Copper readily forms three oxides, CuO, Cu4O3 and Cu2O, widely recognised as the most promising p-type oxides because of their desirable optical and electrical properties and potential use in solar cells, transparent electronics as well as other specialised applications such as electrodes for rechargeable lithium batteries, catalysis and memristors. For large-scale implementation of devices, magnetron sputtering is a practical method of producing metal oxides; however, sputtered copper oxides tend to form as a mixture of the oxides, with Cu2O being particularly difficult to produce reliably in pure form. Here, nanostructured thin films of copper oxides were prepared by a variation on reactive sputtering known as microwave-activated reactive sputtering under various rates of oxygen flow. Microwave-activated reactive sputtering was shown to be a suitable technique for the inexpensive production of large areas of copper oxide thin films at near room temperature, facilitating deposition on a wide variety of substrates including polymers. Furthermore, it was demonstrated that the sputtered films develop through CuO, Cu4O3 and Cu2O mixed phases as oxygen flow rate is increased. The preparation of a given stoichiometry for a particular application can be achieved by varying the flow rate of oxygen during the microwave-activated reactive sputtering process.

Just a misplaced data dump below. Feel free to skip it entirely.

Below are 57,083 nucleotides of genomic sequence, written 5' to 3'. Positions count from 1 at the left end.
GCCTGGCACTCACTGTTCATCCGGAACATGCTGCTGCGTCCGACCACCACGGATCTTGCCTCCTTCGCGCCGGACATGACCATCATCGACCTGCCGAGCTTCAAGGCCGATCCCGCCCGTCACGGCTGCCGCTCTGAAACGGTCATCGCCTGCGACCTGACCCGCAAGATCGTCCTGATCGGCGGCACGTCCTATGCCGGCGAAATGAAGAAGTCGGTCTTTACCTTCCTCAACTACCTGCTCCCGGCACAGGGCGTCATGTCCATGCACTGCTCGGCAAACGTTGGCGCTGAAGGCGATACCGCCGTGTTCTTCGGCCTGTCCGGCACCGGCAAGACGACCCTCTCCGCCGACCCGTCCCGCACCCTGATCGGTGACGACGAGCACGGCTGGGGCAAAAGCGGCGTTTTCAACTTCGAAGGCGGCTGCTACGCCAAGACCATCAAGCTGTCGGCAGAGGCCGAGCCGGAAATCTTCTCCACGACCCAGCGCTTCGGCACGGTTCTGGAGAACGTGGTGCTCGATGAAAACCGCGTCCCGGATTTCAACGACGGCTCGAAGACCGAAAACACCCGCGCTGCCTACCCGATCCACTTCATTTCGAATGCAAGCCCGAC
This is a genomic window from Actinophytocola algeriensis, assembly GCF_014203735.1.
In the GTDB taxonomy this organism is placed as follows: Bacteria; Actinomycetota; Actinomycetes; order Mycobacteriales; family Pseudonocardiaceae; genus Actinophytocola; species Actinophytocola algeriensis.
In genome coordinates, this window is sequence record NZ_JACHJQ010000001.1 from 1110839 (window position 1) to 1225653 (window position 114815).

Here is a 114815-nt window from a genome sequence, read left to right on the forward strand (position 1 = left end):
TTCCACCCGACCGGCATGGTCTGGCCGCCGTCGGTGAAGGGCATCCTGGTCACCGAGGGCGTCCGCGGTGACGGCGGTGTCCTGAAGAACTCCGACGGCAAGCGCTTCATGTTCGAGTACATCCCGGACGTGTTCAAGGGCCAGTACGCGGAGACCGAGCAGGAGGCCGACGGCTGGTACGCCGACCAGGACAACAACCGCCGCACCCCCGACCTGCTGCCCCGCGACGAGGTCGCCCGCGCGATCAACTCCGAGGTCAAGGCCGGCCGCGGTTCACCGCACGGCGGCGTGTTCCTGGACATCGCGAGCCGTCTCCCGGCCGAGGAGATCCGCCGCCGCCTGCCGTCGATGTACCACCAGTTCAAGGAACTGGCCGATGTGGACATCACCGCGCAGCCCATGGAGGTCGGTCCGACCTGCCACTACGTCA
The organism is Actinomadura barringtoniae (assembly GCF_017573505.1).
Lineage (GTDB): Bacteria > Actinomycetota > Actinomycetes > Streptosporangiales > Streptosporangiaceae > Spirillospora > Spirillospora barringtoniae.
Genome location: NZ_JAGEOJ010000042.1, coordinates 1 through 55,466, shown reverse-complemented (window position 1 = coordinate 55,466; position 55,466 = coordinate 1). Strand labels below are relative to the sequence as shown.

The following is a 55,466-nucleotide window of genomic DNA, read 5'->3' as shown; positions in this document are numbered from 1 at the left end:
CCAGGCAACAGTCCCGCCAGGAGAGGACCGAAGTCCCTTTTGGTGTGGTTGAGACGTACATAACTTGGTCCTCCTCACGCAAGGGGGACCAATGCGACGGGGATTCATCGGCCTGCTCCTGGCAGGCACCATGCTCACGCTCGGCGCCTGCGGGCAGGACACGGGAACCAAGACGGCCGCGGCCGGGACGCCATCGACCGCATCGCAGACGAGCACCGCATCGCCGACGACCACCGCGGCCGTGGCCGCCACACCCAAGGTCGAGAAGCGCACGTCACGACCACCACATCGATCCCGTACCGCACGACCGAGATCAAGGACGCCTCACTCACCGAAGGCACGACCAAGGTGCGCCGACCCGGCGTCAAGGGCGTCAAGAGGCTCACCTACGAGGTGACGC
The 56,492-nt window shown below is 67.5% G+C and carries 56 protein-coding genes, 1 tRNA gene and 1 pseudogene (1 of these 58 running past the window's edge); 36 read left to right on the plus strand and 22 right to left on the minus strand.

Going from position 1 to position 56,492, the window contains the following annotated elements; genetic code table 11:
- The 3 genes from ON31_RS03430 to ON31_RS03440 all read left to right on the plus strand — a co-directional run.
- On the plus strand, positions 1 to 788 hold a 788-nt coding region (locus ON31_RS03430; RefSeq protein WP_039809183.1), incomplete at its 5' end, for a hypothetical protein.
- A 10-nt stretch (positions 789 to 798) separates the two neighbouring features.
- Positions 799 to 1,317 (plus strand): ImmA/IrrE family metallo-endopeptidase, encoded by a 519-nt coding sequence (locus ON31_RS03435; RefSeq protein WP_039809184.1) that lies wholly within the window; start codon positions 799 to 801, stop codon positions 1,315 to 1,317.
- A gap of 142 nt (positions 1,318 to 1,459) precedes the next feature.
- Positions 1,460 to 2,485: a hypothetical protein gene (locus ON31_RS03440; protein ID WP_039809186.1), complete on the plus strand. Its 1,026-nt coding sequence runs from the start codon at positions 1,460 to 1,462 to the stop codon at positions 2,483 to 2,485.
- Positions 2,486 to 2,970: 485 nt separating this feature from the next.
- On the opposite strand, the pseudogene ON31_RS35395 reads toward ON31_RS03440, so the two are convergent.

- OJL model
- Microwave-activated reactive sputtering
- Copper oxide